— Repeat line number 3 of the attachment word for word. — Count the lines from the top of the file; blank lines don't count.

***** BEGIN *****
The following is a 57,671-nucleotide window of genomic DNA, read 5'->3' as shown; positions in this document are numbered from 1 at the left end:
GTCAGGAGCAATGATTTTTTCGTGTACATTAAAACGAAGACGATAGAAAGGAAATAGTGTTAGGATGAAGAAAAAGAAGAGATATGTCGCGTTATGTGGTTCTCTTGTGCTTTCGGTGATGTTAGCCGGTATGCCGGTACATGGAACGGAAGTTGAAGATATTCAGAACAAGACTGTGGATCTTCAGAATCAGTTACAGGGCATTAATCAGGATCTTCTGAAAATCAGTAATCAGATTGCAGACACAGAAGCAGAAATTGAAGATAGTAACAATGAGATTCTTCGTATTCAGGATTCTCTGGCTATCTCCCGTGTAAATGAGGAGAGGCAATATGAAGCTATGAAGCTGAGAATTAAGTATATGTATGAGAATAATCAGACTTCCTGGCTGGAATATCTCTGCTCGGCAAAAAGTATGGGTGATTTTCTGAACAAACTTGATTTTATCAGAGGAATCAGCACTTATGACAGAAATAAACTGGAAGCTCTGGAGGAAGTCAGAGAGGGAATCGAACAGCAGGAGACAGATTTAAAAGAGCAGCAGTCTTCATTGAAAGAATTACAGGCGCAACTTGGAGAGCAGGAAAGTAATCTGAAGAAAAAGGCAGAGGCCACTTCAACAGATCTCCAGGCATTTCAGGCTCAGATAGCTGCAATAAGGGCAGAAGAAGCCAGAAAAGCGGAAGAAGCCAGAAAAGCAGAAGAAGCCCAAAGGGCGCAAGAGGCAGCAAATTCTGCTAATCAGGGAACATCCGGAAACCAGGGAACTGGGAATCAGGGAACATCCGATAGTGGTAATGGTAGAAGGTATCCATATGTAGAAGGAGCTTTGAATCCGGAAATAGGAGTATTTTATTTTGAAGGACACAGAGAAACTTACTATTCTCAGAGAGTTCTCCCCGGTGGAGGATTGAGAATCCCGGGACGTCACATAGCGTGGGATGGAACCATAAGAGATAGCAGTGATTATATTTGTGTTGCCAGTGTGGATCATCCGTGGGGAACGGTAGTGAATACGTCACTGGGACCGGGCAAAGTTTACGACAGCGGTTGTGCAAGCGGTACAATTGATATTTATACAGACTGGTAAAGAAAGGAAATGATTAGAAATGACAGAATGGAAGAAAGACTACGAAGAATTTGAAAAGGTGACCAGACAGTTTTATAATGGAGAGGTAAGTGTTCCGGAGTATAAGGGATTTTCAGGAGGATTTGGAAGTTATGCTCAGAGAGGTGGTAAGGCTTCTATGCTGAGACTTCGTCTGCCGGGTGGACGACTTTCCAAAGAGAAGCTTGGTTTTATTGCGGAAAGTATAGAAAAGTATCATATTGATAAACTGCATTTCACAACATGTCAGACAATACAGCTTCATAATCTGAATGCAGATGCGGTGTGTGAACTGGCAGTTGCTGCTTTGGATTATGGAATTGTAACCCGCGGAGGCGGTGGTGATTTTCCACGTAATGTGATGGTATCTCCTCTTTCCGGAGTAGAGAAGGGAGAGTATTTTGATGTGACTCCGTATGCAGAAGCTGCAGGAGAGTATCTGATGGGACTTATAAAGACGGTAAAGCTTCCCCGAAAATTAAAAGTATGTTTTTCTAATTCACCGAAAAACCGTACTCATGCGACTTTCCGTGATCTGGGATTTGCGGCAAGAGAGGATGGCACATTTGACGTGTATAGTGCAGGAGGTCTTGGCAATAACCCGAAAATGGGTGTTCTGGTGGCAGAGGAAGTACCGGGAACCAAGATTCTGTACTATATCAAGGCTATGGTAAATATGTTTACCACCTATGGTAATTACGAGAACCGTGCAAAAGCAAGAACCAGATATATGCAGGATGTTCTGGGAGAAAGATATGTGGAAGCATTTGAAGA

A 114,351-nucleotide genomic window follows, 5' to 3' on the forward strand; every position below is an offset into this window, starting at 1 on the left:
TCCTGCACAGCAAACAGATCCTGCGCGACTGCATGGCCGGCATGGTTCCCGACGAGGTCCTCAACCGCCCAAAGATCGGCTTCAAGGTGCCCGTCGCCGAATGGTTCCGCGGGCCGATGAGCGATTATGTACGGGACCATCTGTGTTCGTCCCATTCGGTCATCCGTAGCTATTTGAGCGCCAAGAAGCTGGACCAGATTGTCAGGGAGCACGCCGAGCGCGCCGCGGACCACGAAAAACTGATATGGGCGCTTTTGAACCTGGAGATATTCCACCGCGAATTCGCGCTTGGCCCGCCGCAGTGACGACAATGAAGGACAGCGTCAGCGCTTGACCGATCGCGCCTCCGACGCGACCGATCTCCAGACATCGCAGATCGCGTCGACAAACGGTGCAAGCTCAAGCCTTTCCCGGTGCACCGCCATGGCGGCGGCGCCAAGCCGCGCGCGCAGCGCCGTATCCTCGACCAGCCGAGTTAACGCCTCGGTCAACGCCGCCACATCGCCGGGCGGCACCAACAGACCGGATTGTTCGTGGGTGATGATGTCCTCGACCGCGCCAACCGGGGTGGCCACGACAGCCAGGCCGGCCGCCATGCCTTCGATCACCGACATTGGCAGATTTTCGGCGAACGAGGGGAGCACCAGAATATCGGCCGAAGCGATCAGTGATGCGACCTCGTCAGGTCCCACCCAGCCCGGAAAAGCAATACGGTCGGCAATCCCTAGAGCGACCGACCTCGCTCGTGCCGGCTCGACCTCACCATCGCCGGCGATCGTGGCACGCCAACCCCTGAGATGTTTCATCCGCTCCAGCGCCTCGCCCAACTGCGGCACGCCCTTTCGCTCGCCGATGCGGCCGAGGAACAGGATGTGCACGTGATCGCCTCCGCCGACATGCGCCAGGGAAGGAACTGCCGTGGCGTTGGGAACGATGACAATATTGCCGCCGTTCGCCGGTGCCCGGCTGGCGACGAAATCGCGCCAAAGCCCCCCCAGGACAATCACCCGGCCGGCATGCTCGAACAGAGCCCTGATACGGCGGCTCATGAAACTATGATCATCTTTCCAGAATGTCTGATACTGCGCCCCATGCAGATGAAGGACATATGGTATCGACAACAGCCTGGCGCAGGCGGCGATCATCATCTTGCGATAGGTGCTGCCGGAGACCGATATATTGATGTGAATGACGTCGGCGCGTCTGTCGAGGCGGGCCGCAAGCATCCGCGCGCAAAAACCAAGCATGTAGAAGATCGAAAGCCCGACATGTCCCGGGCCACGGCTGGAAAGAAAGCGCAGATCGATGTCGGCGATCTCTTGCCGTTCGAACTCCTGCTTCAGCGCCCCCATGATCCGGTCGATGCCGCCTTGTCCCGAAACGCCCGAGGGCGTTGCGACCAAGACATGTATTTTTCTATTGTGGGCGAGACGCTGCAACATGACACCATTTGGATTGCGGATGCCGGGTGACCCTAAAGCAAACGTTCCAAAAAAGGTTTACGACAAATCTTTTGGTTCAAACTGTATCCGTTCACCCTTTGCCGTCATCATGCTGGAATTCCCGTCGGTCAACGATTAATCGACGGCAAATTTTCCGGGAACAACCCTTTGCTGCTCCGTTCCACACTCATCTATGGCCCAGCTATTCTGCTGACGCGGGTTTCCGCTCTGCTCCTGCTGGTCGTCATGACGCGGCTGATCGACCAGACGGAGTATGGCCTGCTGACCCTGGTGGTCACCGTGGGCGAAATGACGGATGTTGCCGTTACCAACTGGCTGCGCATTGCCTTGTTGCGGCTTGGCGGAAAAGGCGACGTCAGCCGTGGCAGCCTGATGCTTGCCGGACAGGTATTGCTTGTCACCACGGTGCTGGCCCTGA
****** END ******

A 114,351-nucleotide genomic window follows, 5' to 3' on the forward strand; every position below is an offset into this window, starting at 1 on the left: